This book is one of the most interesting stories that I have ever read. I purchased on a whim when it came up on my book bub list for $1.99 and am so happy that I did. The beginning/intro was a little tedious but once you get into the actual diary excerpts it is wonderful. It stayed with me for days after I read it and I have recommended this book to many people.
Ulrich brings us inside the life and mind of a regular early American woman in a way unlike any other author. She manages to find what's important and interesting in even the seemingly must mundane aspects of everyday life.
We've heard stories of how our great-great-great-grandmothers rose before dawn, plowed the lower forty, baked biscuits and then raised a barn, all before noon. A Midwife's Tale seems to confirm this. Laurel Thatcher Ulrich draws upon a remarkable document, the diary of a New England midwife, Martha Ballard of Hallowell, Maine, who recorded the details of her daily life between 1785 to 1812. Ulrich deconstructs Ballard's laconic entries to reveal the complex routine of a woman who kept a household for seven people, ran a cottage textile workshop, and served as midwife at the birth 816 infants during her 27 years of practice. (There were male physicians in the community, but they rarely intervened in this woman-dominated ritual unless there was a breech or still-birth to be dismembered.) Ballard's ministrations, in fact, went far beyond birthing to the practice of general medicine. She could apply poultices, lance abscesses, expel worms, induce vomiting, stop hemorrhages, bring down a fever, and - all else failing -- gently close the eyes of the dead. In this way, writes Ulrich, the midwife "mediated the mysteries of birth, procreation, illness, and death."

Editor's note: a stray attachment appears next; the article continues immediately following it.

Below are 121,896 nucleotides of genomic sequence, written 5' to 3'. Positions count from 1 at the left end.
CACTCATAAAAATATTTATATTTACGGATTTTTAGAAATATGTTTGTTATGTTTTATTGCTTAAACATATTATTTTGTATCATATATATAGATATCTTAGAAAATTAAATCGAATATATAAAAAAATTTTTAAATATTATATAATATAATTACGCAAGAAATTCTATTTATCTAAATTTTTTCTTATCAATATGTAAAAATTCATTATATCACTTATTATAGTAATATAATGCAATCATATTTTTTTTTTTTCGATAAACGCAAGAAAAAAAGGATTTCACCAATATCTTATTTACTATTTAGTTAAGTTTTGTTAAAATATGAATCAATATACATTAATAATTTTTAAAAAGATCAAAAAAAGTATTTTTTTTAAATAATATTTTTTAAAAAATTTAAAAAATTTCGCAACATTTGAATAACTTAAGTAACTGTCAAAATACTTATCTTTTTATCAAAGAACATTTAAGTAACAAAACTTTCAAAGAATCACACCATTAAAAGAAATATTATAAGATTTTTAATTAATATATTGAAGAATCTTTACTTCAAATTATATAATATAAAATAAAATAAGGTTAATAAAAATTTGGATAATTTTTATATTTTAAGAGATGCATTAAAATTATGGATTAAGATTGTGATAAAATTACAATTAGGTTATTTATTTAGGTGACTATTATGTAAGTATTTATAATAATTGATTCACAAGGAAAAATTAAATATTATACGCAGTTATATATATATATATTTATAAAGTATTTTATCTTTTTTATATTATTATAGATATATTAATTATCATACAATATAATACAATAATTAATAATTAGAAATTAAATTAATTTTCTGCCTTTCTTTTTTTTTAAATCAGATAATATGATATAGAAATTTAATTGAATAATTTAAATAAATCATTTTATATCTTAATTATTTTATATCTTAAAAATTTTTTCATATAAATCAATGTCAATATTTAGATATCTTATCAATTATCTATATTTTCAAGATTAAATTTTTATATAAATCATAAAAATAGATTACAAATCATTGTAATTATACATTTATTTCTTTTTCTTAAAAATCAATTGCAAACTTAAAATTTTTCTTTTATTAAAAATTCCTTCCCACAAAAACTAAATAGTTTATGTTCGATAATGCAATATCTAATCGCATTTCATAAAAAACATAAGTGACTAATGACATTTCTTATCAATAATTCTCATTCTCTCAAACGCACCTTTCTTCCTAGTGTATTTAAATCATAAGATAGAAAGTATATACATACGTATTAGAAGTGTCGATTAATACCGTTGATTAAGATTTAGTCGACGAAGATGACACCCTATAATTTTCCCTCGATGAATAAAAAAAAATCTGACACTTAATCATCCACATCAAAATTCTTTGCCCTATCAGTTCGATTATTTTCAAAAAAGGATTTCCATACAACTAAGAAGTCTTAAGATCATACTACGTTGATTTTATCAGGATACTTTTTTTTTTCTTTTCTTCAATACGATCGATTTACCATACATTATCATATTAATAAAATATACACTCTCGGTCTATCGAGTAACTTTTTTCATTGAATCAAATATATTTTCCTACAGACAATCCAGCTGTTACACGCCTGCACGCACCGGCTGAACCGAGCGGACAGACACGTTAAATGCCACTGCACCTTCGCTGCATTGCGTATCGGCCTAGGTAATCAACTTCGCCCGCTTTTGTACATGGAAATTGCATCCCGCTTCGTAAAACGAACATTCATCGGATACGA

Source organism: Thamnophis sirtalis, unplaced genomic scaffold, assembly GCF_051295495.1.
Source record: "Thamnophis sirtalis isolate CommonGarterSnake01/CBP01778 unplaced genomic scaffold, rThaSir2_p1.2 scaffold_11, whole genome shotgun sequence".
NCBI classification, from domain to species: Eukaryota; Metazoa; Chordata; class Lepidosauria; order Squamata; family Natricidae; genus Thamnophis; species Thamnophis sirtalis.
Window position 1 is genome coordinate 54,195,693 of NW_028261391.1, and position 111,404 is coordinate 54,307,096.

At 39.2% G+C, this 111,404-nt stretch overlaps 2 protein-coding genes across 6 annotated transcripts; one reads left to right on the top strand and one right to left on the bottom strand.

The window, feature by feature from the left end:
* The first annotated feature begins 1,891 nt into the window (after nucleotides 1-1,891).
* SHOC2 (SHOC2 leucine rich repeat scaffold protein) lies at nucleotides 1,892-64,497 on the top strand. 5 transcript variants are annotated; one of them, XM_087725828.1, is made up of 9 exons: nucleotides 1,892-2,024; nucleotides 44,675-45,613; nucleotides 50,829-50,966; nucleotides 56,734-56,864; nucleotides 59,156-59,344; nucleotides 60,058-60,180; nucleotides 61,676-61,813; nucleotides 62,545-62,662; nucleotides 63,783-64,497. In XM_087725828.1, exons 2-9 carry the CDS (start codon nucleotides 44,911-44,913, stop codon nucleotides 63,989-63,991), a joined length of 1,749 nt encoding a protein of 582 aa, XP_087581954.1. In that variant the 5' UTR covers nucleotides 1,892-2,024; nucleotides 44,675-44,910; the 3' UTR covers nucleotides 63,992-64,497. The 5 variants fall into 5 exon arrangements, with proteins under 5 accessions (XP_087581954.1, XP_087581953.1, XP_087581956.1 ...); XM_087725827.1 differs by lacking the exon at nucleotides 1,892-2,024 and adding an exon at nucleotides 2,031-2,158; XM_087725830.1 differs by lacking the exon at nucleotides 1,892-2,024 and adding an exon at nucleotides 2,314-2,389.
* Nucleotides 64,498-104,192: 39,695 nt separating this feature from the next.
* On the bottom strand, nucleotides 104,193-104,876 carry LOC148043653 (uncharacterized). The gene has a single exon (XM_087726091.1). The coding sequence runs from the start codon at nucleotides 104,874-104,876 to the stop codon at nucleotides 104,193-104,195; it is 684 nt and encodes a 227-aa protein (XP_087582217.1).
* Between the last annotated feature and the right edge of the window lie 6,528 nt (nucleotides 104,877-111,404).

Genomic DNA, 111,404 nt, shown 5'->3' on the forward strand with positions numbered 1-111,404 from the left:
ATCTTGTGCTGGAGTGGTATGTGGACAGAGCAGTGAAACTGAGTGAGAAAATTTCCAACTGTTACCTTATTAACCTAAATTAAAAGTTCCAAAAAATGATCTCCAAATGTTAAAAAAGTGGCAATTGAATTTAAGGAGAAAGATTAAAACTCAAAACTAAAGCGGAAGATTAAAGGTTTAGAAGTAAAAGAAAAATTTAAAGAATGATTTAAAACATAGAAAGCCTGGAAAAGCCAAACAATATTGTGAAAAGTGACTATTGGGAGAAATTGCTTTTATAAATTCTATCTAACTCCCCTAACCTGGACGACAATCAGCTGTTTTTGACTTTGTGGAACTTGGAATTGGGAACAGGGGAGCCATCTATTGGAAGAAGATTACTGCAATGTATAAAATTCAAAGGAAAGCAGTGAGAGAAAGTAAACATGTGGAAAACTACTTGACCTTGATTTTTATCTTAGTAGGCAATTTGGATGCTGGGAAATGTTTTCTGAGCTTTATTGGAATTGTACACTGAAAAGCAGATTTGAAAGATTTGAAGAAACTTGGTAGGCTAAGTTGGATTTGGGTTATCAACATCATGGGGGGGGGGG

With the help of collateral documents, Ulrich fills out Ballard's entries to give a more complete view of society in a milling village of the early 1800's. She also tracks Ballard's personal fortunes from the height of her prestige into eventual decline. The author takes pains to point out how much of this misfortune was inevitable (the elderly of any era are of necessity pushed from the center to the circumference of society) and how much was due to the hand dealt by fate: Martha had her daughters before her sons; the girls married and moved out, leaving their mother the care of three rather loutish males. The episode underscores how necessary a reliable pool of labor was to the running of any rural household; southern families had their slaves; northern families had their daughters. Historian John Lewis Gaddis calls this book "an exercise in historical paleontology [that] succeeds brilliantly." Winner of the 1991 Pulitzer Prize for history.